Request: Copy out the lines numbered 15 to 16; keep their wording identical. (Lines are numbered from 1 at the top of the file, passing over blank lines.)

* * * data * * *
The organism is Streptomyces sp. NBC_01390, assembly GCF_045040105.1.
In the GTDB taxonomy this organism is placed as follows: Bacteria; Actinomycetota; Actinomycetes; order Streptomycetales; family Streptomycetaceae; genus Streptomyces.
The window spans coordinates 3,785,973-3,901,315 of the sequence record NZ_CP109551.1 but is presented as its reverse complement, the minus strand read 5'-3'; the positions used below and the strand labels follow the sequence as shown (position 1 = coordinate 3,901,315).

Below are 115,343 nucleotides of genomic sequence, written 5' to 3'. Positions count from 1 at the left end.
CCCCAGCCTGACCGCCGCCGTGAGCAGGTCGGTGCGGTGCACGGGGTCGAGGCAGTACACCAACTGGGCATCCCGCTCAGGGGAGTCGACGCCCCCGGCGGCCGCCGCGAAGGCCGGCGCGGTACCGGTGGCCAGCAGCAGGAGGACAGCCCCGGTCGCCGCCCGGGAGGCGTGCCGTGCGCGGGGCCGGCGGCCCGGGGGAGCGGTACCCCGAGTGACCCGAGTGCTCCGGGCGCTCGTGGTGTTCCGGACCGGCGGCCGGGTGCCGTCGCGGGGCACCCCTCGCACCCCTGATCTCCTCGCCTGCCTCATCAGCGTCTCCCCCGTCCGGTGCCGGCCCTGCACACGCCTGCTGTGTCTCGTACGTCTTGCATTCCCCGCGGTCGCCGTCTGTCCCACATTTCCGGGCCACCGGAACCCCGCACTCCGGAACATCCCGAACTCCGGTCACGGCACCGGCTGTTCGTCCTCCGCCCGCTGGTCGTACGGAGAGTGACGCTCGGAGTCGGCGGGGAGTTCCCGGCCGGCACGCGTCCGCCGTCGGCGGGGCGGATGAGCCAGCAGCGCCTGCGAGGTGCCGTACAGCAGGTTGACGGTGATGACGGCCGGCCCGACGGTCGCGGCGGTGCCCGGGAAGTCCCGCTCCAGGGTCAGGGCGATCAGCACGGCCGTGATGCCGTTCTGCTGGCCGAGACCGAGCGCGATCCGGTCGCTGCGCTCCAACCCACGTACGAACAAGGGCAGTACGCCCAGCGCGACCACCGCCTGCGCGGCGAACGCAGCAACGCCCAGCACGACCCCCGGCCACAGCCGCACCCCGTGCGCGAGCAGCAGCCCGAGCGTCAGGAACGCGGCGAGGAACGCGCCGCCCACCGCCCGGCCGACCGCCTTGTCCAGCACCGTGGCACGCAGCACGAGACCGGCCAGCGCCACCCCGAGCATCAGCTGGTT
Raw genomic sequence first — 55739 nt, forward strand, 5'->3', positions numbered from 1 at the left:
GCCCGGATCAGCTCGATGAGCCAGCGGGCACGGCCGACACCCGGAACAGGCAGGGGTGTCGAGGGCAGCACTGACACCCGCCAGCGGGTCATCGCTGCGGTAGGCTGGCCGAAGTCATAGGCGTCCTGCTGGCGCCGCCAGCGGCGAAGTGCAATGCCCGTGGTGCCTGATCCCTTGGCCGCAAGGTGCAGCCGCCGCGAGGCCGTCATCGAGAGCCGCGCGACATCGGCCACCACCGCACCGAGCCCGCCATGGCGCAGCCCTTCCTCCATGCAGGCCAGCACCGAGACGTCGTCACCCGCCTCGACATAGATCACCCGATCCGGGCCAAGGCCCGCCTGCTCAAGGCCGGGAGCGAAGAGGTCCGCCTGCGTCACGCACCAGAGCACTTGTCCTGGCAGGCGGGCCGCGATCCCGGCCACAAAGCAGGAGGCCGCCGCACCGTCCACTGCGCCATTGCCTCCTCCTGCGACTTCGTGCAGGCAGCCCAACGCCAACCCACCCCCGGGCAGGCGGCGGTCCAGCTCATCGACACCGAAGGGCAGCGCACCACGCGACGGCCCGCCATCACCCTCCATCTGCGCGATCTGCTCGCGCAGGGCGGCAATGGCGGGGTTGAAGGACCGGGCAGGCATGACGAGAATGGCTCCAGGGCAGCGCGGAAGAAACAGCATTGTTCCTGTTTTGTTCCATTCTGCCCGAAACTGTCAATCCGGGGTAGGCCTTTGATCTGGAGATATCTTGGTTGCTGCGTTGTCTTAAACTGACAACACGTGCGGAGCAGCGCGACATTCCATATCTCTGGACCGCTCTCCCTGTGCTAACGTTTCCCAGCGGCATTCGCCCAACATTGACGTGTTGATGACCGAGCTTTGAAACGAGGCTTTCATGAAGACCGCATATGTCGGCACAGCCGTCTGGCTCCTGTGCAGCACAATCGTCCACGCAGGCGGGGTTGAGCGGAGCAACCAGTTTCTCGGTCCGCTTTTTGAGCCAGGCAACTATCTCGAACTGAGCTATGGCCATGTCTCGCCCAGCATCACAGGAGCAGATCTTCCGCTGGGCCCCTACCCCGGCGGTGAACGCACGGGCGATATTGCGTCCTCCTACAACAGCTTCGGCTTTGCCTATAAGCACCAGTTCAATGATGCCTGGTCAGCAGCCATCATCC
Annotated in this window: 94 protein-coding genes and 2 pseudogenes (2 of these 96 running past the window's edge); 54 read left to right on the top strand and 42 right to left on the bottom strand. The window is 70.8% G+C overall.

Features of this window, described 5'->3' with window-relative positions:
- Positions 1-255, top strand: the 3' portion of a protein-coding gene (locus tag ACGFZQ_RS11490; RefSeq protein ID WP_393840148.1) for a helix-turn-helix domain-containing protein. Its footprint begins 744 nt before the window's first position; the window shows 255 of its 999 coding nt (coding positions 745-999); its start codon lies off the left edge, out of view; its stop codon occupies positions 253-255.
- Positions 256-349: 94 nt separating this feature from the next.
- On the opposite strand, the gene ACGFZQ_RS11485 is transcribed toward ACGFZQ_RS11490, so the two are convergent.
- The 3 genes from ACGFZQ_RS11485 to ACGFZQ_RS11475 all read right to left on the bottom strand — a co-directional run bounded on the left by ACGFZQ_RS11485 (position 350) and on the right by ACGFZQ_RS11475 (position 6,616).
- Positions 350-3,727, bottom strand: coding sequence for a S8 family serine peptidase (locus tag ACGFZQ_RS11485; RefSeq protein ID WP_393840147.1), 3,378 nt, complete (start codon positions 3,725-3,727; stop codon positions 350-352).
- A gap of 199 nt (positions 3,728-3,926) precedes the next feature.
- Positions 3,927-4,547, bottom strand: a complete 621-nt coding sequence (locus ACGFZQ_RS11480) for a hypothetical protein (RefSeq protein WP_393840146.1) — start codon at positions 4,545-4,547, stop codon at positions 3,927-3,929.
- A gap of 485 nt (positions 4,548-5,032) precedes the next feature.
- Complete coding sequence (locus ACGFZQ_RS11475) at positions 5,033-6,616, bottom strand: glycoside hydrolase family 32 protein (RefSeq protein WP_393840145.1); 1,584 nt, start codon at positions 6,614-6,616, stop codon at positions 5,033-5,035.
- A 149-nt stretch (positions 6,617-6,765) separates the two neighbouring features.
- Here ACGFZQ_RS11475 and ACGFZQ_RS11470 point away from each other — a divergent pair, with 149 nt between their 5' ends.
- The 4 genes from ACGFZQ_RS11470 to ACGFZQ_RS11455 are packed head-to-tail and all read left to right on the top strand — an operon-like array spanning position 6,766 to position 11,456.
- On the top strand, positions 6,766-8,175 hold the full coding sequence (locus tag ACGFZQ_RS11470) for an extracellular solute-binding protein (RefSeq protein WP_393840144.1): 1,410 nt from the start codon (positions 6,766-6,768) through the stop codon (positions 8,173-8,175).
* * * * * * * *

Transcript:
- A gap of 199 nt (positions 3,728-3,926) precedes the next feature.
- Positions 3,927-4,547, bottom strand: a complete 621-nt coding sequence (locus ACGFZQ_RS11480) for a hypothetical protein (RefSeq protein WP_393840146.1) — start codon at positions 4,545-4,547, stop codon at positions 3,927-3,929.